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From the Kitchens of Pancho Villa has been awarded the honor of "WINNER" in the "Cookbooks: International" category of the 2014 International Book Awards!

Thursday, October 31, 2013

Pan de Muertos (Bread of the Dead)

Since moving to Mexico I have begun to enjoy all the traditional holidays and the traditions that go along with them. Day of the Dead (Dia de los Muertos) is a very festive but also somber holiday honoring the family and friends that have died. Cemeteries are packed on both November 1st and the 2nd with families offering flowers and having picnics at the graves of their dearly departed, sharing their favorite memories. Altars are constructed in homes, places of business, roadside shrines, and of course cemeteries. These altars will have photos of the departed, and offer to them their favorite pleasures from this life, such as cigarettes, tequila, certain favorite foods and any other 'earthly' item that person was fond of. In many cases the altar will remain for at least a week after the celebration.

Traditional foods apply to this holiday as they do any other Mexican holiday. One of my favorites, is Bread of the Dead (Pan de Muertos). During the week prior to Day of the Dead, you can even order it in restaurants. Here is a simple recipe for your own pan. (pan means bread) The bread is for the living but can also be placed on the altar.

The decoration on top of the bread is to symbolize bones.

Pan de Muertos (Bread of the Dead)

¼ cup butter
¼ cup milk
¼ cup warm water

3 cups all-purpose flour
1¼ teaspoons active dry yeast
½ teaspoon salt
2 teaspoons anise seed
¼ cup white sugar
2 eggs, beaten
2 teaspoons orange zest

2 tablespoons white sugar
2 tablespoons orange juice
2 tablespoons white sugar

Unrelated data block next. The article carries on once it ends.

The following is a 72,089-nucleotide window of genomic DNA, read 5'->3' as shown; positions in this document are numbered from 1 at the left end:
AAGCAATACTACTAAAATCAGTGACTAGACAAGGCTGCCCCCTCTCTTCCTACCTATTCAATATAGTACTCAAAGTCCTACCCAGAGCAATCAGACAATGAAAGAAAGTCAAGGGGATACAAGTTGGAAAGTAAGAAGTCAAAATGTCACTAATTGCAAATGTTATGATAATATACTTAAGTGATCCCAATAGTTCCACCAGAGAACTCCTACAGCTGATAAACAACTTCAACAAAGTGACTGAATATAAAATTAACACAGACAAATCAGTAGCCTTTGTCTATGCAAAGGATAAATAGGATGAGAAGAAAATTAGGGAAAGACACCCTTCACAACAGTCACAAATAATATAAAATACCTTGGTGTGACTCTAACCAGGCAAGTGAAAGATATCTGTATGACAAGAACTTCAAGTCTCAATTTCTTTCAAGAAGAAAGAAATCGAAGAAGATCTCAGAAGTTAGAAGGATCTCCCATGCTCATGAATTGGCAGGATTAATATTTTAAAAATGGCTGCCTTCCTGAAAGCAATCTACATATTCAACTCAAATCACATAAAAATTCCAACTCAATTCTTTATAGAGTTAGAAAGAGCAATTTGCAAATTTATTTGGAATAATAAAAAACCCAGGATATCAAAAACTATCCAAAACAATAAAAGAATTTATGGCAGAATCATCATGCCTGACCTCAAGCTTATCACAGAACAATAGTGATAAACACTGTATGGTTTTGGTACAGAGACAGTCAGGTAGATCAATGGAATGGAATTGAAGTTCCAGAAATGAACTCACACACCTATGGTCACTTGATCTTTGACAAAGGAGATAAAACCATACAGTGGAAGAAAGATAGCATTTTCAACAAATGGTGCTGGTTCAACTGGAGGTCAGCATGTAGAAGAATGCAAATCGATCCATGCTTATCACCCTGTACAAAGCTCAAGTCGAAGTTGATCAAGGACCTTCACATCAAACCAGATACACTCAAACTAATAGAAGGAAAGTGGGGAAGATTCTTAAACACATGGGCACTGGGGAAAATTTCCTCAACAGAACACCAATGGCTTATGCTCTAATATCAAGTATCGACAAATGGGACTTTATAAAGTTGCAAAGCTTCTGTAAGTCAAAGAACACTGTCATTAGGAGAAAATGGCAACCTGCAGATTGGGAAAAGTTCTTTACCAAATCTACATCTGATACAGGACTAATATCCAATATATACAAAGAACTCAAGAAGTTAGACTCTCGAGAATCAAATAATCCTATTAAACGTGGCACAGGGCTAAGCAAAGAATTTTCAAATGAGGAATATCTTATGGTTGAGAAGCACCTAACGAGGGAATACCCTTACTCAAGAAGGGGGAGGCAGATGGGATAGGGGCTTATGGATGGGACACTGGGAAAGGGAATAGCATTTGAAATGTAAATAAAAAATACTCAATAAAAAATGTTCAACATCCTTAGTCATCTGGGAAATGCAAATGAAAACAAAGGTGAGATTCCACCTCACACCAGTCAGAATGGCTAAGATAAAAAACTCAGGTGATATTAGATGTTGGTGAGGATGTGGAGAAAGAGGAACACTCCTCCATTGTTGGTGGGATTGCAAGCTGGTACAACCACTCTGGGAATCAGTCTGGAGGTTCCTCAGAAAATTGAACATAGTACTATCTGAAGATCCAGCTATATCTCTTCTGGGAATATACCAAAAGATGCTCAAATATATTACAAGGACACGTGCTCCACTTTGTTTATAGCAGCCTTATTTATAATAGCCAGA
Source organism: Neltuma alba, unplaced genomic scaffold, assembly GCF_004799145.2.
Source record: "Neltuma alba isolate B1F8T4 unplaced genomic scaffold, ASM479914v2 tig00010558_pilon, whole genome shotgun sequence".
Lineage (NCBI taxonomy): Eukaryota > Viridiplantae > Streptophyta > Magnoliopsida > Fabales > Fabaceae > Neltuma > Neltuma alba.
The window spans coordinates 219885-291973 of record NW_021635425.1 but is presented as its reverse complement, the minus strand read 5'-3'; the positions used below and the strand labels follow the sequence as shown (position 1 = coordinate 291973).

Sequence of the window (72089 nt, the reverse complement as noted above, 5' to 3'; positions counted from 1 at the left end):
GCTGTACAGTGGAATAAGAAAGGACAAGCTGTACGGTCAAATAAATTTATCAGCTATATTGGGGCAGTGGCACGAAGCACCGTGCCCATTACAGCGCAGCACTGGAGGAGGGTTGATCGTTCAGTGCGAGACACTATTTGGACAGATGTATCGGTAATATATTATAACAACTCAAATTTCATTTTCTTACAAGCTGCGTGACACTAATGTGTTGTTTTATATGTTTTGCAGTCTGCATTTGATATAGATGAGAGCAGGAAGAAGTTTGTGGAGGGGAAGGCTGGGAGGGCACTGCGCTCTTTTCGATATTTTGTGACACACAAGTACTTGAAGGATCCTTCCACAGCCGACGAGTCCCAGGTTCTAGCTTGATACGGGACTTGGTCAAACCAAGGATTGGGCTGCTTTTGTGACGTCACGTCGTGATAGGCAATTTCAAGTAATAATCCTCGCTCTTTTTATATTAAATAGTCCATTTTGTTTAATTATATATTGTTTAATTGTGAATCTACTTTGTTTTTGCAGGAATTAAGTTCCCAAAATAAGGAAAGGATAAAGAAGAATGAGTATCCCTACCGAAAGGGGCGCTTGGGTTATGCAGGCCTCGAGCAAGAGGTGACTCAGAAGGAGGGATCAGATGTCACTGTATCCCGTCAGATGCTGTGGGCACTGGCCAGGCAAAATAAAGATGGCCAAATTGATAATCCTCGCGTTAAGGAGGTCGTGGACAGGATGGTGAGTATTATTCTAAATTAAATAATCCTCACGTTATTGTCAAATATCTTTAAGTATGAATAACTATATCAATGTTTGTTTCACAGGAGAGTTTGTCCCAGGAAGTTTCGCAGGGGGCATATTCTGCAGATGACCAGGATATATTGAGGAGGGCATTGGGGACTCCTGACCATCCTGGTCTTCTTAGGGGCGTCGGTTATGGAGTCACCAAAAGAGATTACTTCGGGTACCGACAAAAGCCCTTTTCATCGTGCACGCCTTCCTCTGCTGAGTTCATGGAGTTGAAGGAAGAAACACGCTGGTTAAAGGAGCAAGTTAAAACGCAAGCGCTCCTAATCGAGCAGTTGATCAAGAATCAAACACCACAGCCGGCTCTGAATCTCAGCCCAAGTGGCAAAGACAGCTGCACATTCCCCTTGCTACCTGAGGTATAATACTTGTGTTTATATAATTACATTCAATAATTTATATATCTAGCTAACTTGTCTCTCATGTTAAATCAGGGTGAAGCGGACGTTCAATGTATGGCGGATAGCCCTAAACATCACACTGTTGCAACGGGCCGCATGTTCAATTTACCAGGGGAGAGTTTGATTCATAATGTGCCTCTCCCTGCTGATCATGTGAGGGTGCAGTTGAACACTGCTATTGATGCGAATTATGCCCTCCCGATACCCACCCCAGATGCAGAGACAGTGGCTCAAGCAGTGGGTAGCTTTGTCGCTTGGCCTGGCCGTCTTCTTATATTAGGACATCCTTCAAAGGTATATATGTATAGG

Heat the milk and the butter together in a small saucepan, until the butter melts. Remove from the heat and add the warm water. Allow the mixture to cool to 45° C / 110° F.

In a large bowl combine 1 cup of the flour, yeast, salt, anise seed and 1/4 cup sugar. Beat in the warm milk mixture, until well combined. Add in the eggs and orange zest, beating until well combined. Stir in 1/2 cup flour and continue adding more flour until you have a soft dough.

Turn the dough out onto a lightly floured surface and knead until smooth and elastic. (about 5 minutes)

Place the dough into a lightly greased bowl; cover with plastic wrap and let rise in a warm place until doubled in size. This will take about 1 to 2 hours. Punch the dough down. Remove small pieces of dough and roll into long 'cigar' shapes. Form the remaining dough into a large round loaf or 4 smaller rounds. Arrange the 'cigar' shapes in an X pattern on top of the loaf. Place dough onto a baking sheet, loosely cover with plastic wrap and let rise in a warm place for about 1 hour or until just about doubled in size.

Bake in a preheated 175° C / 350° F oven for about 35 to 45 minutes. Remove from oven, let cool slightly then brush with glaze.

To make glaze: In a small saucepan combine 2 tablespoons sugar and orange juice. Heat until sugar is melted. Brush over top of the bread while still warm, then immediately sprinkle with the remaining sugar.

As seen on:

As seen on: